Good morning venturous, kind people. Let’s talk about how and what I’m personally using for budget planning and why is important to have a robust budget planner. Again, this is from my own point of view, experience and circumstances, so please feel free to use it or not.
The purpose of this guide is to give you some insights and tips about budget planning. Includes also a free budget planner (is a Google sheet format), which analyses your finances to help you manage and control your cash.
Legally, I’m obliged to ask you to read the disclaimer and to reiterate that all information found here, are for informational, entertainment or educational purposes only and should not be construed as personal financial/investment advice.
Table of Contents
What Is a Budget Plan?
A budget plan is your go-to tool for analysing your finances, your incomes and outgoings and should answer two essential questions: what can I actually afford and if I’ve spend more than I’ve earned.
Having a clear image of your spending is vital as it can give you an accurate idea of the size and scale of your potential overspending problem. Major overspending can lead to a debt spiral and severe financial problems.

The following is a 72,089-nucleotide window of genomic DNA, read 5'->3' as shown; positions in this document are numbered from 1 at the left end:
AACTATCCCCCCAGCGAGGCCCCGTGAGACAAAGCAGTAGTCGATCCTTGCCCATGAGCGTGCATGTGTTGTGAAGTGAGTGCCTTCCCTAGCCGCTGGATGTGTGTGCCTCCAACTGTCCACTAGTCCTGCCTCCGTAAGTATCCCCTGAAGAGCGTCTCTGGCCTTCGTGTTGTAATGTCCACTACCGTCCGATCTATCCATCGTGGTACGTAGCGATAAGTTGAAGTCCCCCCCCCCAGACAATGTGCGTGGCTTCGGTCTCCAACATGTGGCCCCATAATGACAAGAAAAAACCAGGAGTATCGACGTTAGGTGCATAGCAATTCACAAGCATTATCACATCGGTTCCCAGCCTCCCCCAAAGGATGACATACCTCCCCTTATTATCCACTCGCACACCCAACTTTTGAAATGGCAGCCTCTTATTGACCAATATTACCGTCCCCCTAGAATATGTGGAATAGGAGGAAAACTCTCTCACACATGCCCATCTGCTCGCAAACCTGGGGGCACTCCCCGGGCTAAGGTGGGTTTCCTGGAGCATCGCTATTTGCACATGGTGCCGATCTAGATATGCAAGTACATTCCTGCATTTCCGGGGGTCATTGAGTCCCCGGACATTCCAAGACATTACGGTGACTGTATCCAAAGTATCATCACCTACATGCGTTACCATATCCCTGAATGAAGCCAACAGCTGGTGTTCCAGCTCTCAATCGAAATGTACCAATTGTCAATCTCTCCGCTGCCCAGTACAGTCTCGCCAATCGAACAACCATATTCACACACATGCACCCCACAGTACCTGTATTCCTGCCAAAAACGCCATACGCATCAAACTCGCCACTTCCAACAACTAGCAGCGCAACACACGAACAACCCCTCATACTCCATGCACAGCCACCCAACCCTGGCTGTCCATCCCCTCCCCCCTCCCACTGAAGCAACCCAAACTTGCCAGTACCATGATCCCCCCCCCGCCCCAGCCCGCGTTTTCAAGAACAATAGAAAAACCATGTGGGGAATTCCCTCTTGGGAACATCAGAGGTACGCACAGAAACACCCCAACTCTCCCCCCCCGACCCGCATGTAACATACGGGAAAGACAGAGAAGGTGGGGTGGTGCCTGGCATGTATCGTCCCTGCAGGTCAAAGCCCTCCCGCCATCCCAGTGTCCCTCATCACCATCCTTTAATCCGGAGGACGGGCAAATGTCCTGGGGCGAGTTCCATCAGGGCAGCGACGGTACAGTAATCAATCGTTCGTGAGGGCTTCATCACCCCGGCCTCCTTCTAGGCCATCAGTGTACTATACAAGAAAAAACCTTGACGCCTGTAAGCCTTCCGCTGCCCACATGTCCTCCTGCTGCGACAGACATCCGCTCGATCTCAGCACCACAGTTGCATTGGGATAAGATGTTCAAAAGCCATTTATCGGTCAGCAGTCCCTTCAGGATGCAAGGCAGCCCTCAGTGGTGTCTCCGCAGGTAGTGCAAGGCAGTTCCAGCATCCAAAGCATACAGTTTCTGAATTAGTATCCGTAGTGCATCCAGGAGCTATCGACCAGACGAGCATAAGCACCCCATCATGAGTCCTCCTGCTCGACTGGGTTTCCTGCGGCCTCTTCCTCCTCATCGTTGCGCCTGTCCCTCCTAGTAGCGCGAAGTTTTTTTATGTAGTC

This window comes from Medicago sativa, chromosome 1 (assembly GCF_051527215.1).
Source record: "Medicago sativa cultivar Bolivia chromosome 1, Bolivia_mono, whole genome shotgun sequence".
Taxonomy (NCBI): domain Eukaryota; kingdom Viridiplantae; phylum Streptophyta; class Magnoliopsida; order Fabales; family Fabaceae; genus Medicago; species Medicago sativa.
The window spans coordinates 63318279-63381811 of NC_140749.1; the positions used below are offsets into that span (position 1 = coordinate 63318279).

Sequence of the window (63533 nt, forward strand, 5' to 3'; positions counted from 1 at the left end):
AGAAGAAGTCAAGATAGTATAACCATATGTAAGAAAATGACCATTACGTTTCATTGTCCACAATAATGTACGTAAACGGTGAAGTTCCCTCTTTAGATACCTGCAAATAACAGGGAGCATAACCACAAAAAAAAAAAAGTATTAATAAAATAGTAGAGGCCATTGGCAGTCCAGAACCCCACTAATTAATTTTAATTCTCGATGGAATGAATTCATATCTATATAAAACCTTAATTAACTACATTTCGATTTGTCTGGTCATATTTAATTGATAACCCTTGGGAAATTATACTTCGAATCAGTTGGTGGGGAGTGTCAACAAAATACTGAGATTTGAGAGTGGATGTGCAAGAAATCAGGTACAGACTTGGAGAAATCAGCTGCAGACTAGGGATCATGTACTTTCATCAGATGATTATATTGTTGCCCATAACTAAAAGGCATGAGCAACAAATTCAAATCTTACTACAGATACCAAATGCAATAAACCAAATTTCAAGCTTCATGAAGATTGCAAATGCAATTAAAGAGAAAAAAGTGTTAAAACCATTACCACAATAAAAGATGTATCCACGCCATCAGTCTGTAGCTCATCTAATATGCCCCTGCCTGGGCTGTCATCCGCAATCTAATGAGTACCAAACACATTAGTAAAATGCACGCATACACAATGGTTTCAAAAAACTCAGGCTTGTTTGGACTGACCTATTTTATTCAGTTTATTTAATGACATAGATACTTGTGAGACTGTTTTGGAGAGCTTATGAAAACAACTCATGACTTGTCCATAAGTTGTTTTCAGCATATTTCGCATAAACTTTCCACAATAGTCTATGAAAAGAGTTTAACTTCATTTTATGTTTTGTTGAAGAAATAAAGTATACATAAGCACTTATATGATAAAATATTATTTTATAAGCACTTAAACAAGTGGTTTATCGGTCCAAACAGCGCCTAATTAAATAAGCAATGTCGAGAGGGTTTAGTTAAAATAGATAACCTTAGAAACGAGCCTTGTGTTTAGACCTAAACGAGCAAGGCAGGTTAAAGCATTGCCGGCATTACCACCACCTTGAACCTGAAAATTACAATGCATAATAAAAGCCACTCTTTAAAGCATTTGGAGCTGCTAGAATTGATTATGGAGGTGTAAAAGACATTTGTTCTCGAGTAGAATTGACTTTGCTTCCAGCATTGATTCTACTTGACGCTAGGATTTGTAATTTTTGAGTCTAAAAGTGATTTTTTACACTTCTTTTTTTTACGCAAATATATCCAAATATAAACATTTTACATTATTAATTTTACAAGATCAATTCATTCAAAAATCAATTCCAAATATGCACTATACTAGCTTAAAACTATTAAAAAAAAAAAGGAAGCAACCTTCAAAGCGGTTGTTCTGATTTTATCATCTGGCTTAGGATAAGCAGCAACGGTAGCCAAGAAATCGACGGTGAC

Once we answer the question of spending, we can our goals which means that we can adjust and prioritise our spending to stick within our means. As, we’ve discussed in the financial wellbeing piece, sticking to a budget is the tricky bit. Creating and using an efficient budget planner is the easy step and everyone can do it.
What You’ll Need Before Filling The Budget Planner
Before we jump in and start filling the free budget planner spreadsheet, you will need the following:
- Statements and receipts: Ideally you will look at the last 6 months bank statements and receipts. Try to rely on accuracy when comes to budgeting. Please use exact figures instead of estimates as the success stands in your honesty, accuracy and consistency of filling in your budget plan.